The New York Times (AP), April 18. 2018
Going Deep to Study Exercise’s Molecular Nitty-Gritty
About 120 scientists from around the U.S. are in Louisiana as part of a six-year, $170 million National Institutes of Health program to study the molecular nitty-gritty of exercise. … Other scientists are from … the University of California at Irvine …. [Subscription required, you can request an electronic copy of the article by sending an email to email@example.com.]
WalletHub, April 18, 2018
2018’s Best & Worst States for Children’s Health Care
Michael Montoya, Associate Professor Emeritus, in the Departments of Anthropology, Public Health and the Program in Medical Education for the Latino Community at the University of California, Irvine, said, “Inequity drives health and well-being. … Since our safety net is anemic, and our idea of health is about lack of symptoms, this answer challenges us to think more critically about our living conditions and those of our children.”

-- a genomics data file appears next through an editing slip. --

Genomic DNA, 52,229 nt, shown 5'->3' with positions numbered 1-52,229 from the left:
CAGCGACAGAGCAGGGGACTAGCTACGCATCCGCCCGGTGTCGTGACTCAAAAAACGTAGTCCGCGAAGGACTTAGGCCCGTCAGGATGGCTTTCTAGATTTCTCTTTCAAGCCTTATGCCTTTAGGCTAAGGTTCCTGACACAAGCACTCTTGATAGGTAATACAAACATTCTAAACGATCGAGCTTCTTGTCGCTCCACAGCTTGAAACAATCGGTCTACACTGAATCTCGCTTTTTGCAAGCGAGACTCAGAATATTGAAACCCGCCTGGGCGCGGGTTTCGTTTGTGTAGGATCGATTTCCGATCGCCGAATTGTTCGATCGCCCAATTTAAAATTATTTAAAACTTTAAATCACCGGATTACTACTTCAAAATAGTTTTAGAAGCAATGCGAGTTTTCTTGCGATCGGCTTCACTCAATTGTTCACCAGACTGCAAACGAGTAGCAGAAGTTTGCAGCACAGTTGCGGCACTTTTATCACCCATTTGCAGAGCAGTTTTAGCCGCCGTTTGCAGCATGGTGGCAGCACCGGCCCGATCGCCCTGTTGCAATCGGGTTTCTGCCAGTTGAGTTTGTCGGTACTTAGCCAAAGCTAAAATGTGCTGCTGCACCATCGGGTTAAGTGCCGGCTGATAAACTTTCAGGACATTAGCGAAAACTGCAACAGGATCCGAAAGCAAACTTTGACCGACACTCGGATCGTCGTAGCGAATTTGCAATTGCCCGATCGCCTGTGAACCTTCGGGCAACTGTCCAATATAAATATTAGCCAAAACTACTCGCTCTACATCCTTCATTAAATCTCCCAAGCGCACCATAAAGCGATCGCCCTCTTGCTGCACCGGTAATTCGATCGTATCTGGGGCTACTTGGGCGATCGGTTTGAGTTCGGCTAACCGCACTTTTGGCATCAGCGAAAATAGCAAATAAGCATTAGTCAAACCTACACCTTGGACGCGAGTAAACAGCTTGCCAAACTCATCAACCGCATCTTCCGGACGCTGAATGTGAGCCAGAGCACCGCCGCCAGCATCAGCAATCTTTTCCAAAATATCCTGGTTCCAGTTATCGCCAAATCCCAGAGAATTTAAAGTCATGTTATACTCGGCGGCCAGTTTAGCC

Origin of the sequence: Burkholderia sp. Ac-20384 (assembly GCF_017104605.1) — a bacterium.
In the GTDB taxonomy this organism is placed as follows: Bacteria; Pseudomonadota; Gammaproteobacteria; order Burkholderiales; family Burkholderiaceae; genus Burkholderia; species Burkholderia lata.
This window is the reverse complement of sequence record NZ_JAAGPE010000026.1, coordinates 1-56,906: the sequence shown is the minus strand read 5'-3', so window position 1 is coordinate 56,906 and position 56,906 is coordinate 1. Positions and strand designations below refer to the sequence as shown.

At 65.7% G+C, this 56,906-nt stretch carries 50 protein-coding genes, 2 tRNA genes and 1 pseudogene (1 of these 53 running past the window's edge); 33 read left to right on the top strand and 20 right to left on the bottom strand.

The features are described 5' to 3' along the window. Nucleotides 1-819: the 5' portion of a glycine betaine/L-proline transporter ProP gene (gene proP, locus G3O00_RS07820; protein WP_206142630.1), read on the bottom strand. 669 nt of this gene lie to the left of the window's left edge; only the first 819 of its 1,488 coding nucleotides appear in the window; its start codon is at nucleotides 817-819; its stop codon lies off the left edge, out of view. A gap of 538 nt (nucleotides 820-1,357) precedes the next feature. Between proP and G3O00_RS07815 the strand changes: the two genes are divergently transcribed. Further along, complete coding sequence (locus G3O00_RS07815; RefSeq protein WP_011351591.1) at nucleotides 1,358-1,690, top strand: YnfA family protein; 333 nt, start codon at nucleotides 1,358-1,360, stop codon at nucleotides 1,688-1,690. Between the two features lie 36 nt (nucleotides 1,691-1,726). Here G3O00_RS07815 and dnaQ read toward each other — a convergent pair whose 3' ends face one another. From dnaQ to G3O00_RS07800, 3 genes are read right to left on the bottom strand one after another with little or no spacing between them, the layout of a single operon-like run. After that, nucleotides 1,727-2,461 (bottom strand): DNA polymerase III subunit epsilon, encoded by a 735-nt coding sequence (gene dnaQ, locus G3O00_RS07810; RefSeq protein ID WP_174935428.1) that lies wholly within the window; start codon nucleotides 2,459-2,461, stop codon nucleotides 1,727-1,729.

The Orange County Register, April 17, 2018
We can’t roll back progress on criminal justice reform
Unfortunately, Californians are being misled by proponents of the proposed ballot measure, who rely on the same kind of false rhetoric and empty scare tactics that have defined the Trump administration. … In fact, the only major study to take a scholarly look at the evidence and facts, released this month by the University of California, Irvine, found that Prop. 47 did not cause any increases in crime.
Medscape, April 13, 2018
Can Physical Fitness Fight Dementia?
Hello. I’m Dr Charles Vega, and I am a clinical professor of family medicine at the University of California at Irvine. … A new study has found that high levels of cardiovascular exercise can decrease the risk for dementia by nearly 90%, at least in middle-aged women.
Diverse Issues in Higher Education, April 17, 2018
Supporting the Entry of Older Adult Students into College Classrooms
Dr. James Fallon, a neuroscientist at University of California, Irvine says that people reach their maximum cognitive abilities in their 60s, which is the ideal time to balance executive functions with intellectual techniques. Fallon, who is 66, says, “I have never been more creative and productive.”
Previously “In the News”